Memory-adaptive high utility sequential pattern mining over data streams
High utility sequential pattern (HUSP) mining has emerged as an important topic in data mining. A number of studies have been conducted on mining HUSPs, but they are mainly intended for non-streaming data and thus do not take data stream characteristics into consideration. Streaming data are fast changing, continuously generated unbounded in quantity. Such data can easily exhaust computer resources (e.g., memory) unless a proper resource-aware mining is performed. In this study, we explore the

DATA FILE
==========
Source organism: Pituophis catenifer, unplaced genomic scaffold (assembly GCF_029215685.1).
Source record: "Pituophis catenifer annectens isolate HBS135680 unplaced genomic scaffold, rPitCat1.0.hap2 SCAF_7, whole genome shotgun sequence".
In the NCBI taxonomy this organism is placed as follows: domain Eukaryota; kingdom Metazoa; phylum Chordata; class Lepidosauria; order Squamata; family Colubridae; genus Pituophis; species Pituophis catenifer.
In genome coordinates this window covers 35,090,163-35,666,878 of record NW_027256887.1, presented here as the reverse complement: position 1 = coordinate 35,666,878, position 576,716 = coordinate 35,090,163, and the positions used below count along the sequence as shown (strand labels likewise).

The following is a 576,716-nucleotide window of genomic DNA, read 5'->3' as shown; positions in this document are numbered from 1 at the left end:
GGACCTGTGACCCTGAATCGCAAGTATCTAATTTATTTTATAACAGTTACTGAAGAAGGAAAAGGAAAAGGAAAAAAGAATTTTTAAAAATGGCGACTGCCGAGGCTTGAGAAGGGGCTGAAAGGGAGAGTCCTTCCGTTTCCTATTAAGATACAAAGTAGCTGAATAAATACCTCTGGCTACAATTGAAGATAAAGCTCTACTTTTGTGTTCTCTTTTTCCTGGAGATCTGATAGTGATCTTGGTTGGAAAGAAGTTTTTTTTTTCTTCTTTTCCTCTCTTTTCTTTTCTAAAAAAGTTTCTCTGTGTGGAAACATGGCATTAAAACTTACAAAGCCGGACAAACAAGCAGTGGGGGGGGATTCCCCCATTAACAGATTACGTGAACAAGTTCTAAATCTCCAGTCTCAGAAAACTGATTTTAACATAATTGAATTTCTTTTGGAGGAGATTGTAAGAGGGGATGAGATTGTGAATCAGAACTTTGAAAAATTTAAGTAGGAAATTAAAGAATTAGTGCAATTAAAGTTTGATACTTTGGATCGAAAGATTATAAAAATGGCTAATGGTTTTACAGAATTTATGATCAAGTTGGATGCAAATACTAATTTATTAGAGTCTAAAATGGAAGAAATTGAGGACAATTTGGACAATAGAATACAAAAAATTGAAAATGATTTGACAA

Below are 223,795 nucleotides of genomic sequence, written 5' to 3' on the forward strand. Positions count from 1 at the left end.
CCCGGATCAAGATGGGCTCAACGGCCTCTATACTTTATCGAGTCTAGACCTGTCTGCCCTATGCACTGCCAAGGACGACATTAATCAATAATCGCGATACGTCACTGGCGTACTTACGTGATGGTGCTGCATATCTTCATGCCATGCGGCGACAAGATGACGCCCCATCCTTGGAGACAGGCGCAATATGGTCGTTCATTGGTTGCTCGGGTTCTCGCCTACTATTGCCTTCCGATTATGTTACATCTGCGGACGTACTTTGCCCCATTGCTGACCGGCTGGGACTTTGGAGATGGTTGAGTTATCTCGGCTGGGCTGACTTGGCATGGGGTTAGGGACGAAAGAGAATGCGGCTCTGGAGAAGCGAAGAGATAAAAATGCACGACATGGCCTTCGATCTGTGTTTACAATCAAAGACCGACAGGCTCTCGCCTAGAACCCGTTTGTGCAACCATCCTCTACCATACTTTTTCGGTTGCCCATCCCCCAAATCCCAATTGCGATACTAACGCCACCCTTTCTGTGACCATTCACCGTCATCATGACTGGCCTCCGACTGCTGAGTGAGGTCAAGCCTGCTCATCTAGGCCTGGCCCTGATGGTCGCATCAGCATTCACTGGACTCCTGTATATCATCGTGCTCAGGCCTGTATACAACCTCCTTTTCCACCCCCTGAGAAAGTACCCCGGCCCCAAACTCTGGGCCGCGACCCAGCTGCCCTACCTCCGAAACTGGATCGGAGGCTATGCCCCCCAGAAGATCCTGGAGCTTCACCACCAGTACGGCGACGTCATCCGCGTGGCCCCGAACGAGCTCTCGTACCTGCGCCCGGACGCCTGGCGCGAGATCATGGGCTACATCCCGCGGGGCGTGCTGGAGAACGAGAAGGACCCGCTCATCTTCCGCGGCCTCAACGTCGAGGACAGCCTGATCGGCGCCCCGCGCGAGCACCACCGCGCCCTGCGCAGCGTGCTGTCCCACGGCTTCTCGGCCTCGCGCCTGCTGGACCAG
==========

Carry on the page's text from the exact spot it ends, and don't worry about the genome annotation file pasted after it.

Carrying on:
... undamental problem of how limited memory can be best utilized to produce high quality HUSPs over a data stream. We design an approximation algorithm, called MAHUSP, that employs memory adaptive mechanisms to use a bounded portion of memory, in order to efficiently discover HUSPs over data streams. An efficient tree structure, called MAS-Tree, is proposed to store potential HUSPs over a data stream. MAHUSP guarantees that all HUSPs are discovered in certain circumstances. Our experimental study shows that our algorithm can not only discover HUSPs over data streams efficiently, but also adapt to memory allocation with limited sacrifices in the quality of discovered HUSPs. Furthermore, in order to show the effectiveness and efficiency of MAHUSP in real-life applications, we apply our proposed algorithm to a web clickstream dataset obtained from a Canadian news portal to showcase users' reading behavior, and to a real biosequence database to identify disease-related gene regulation sequential patterns. The results show that MAHUSP effectively discovers useful and meaningful patterns in both cases.